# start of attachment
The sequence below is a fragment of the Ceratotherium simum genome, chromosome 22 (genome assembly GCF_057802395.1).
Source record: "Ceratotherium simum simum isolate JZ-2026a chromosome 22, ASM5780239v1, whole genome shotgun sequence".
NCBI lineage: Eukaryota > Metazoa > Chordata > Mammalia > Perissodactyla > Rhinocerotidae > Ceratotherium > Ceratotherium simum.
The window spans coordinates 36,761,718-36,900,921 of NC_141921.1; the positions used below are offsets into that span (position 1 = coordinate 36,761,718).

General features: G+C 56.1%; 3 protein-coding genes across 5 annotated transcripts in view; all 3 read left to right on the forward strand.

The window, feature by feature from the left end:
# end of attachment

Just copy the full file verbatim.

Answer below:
The sequence below is a fragment of the Ceratotherium simum genome, chromosome 22 (genome assembly GCF_057802395.1).
Source record: "Ceratotherium simum simum isolate JZ-2026a chromosome 22, ASM5780239v1, whole genome shotgun sequence".
NCBI lineage: Eukaryota > Metazoa > Chordata > Mammalia > Perissodactyla > Rhinocerotidae > Ceratotherium > Ceratotherium simum.
The window spans coordinates 36,761,718-36,900,921 of NC_141921.1; the positions used below are offsets into that span (position 1 = coordinate 36,761,718).

General features: G+C 56.1%; 3 protein-coding genes across 5 annotated transcripts in view; all 3 read left to right on the forward strand.

The window, feature by feature from the left end: